The altitude where a vineyard is has a great impact on the result, on the wine. At higher altitude the temperature is cooler. A rule of thumb is that 100 metres makes a difference of 1 degree Centigrade. The winery Bodega Catena Zapata in Mendoza in Argentina has vineyards at several different locations, up to around 1500 metres. BKWine’s Peter Cronström met two of Catena Zapata’s winemakers over a wine tasting that was a very good illustration of the altitude effect.
Ernesto Bajda and Mariela Molinari are winemakers at the wine producer Bodega Catena Zapata, perhaps the leading wine producer in Argentina. Over its 100 years of existing it has evolved into a provider of a wide range of wines. Since the 1980s they have created a range of quality wines by introducing greater control and accuracy throughout the entire process from growing to bottling.
Malbec is of course one of the main grapes for Catena. Their vineyards are located in a variety of different places and they are experimenting with growing malbec at various altitudes. The wine region of Mendoza, where Catena’s vineyards are located, has a very dry climate. All plantations are irrigated with melt-water from the Andes.
Ernesto talks about the wines, and so in a very inspiring way. The tasting began with five malbec wines. The five wines came from vineyards located at different altitudes. The five were from
- Angélica, Lunlunta, Maipú, 850 m altitude
- La Pirámide, Agrelo, Luján de Cuyo, 940 m altitude
- Nicasia, Altamira, San Carlos, 1180 m altitude
- Adrianna, Gualtallary, Tupungato, 1480 m altitude
This is only four locations since two of the wines were from the same vineyard, Adrianna, but from different growing conditions in the vineyard, one from a north slope and the other from a south-facing slope. All wines were from the same year, 2011. The wines will be blended into the cuvee that will be available commercially at Systembolaget (Swedish monopoly retailer) in the autumn (see below).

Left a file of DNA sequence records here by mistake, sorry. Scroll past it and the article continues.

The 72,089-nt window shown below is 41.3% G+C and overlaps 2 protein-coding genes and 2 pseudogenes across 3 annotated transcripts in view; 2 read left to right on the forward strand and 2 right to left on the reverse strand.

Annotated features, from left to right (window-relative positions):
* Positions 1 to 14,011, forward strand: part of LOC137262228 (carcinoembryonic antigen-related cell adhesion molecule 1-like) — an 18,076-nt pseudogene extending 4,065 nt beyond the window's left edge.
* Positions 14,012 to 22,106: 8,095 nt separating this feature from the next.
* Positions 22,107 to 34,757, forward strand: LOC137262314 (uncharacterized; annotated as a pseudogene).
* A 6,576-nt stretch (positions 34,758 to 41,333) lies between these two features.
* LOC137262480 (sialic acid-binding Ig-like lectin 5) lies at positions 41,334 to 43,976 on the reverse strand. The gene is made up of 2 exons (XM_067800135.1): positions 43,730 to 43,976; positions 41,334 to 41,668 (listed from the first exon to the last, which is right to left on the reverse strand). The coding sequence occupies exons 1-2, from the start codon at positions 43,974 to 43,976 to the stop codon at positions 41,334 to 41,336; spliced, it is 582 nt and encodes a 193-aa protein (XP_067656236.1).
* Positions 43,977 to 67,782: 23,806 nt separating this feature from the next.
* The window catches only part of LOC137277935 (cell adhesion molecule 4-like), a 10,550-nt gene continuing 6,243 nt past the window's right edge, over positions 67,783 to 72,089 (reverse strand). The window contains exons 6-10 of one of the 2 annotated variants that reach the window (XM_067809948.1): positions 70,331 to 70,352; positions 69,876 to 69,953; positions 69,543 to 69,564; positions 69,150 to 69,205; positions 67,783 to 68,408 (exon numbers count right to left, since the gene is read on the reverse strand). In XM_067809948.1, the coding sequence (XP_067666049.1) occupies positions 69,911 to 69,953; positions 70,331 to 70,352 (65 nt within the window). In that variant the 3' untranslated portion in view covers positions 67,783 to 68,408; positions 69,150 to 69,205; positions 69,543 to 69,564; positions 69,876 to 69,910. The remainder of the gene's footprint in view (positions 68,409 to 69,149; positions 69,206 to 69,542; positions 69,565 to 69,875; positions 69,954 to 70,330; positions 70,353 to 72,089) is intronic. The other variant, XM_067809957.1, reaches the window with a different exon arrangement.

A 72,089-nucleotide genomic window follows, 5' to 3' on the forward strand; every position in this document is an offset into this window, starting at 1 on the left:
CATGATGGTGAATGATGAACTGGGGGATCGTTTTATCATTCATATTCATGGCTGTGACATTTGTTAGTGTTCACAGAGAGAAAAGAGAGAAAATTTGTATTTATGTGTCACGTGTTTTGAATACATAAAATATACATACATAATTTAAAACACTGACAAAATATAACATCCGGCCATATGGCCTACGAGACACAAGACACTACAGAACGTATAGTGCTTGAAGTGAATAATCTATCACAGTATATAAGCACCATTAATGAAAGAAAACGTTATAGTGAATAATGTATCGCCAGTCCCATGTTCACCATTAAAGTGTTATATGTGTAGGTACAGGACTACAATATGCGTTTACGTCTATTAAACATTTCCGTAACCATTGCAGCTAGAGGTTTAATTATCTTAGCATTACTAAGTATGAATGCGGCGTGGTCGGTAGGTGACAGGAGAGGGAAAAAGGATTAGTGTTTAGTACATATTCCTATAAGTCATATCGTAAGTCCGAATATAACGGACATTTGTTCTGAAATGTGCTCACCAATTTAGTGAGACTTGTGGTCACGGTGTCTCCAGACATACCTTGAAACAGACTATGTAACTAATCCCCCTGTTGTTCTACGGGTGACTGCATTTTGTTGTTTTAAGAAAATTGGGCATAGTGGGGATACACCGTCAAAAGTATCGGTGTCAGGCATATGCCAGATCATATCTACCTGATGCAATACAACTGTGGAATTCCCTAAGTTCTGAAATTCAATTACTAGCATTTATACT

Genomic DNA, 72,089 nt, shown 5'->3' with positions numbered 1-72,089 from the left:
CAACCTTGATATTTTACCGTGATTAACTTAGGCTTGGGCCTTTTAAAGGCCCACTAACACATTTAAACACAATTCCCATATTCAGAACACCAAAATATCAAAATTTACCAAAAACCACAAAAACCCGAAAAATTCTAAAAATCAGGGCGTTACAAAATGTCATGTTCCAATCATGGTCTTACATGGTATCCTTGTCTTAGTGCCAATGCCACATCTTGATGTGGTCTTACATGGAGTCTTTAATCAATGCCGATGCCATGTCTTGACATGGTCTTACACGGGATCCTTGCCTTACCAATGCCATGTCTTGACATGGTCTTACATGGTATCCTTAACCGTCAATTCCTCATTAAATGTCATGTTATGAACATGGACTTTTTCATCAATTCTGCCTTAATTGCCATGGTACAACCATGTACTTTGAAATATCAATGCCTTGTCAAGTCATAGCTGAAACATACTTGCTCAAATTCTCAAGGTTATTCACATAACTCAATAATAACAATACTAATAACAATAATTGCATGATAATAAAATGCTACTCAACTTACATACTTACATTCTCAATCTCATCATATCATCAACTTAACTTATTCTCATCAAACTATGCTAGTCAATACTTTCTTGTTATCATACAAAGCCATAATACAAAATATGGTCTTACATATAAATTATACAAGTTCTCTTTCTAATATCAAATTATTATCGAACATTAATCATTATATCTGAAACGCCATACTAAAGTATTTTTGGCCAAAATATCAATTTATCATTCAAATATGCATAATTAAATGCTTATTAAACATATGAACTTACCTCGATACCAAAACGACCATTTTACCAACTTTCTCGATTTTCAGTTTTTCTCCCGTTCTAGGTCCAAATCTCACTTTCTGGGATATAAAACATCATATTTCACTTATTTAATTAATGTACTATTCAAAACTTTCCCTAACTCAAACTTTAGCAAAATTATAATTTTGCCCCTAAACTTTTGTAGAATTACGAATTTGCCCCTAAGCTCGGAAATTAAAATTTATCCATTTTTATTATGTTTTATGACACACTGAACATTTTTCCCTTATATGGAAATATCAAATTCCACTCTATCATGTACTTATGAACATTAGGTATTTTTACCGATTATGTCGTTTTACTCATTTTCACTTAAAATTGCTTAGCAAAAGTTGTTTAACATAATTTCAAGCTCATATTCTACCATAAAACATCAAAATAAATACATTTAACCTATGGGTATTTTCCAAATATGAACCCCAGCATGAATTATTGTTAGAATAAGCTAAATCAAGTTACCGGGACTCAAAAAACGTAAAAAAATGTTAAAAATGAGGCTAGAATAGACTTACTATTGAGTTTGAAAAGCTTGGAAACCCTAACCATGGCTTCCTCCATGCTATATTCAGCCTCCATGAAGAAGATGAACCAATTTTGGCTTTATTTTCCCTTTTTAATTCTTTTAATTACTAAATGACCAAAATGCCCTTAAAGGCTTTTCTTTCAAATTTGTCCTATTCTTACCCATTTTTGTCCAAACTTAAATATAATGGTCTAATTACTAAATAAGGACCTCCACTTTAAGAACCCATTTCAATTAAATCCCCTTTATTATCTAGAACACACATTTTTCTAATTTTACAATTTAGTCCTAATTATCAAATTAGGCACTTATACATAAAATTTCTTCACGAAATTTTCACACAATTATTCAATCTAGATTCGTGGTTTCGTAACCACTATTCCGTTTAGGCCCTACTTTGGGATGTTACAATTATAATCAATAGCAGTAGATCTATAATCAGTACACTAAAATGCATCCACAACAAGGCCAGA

All were typical malbec wines with very dark colour and the flavours of plums, dark berries and spices, with a certain sweet fruitiness in the finish. The difference between the locations is that higher altitude gives greater complexity and more acidity. The difference between the two wines from the same vineyard was actually also relatively big, the one from the southern slope had significantly more sweetish fruit with dark berries. The one from the north slope had more acidity.
The malbec from Catena that will be launched this autumn at Systembolaget is Catena Alta Malbec 2011. This vintage is a blend of wines from vineyards at Nicasia and Adrianna. I tasted that too. It was a wine with very good balance between fruit, acidity and tannins. It will retail at a very affordable price when it is launched.
Along with a straight-forward but very tasty salmon dish we tasted two different chardonnay wines. One was Catena Chardonnay 2013. It is a new vintage where 70% of the wine has undergone malolactic fermentation and aged in oak barrels. The wine has aromas and taste with a lot of minerals and gooseberries which went well with the salmon. The second chardonnay wine was White Bones Chardonnay 2011. It has grown on land which is an ancient seabed. The soil consists of limestone with fossils, hence the name. The wine had more acidity and freshness and a hint of mint to taste.
After this interlude with white wines, it was time to taste more malbec together with a delicious piece of meat, a good pairing. The wines we tasted, and that will be launched later this year, were Nicasa Malbec 2010 and Argentino Malbec 2010, both very promising and typical quality malbec wines that will arrive just in time for Christmas, as Christmas gift wines.
As a conclusion, I tasted two different vintages of Catena’s prestige wine, which they only make in good years and from selected grapes, Nicolas Catena Zapata 2010 and 2004. These are wines that have won numerous blind tastings against both French and American wines and that are definitely high quality wines. They are made from mostly cabernet sauvignon with an addition of some malbec. Both wines are typical cabernet wines with dark berries, especially blackcurrant, and minerals. The 2004 was well on its way to become a wonderful soft wine but still with a lot of tannins. It can be aged for many more years to come. The 2010 needs to be aged, but you can already feel the complexity that will just continue to develop.
Peter Cronström writes on BKWine Magazine on wine tastings with wine merchants and importers.
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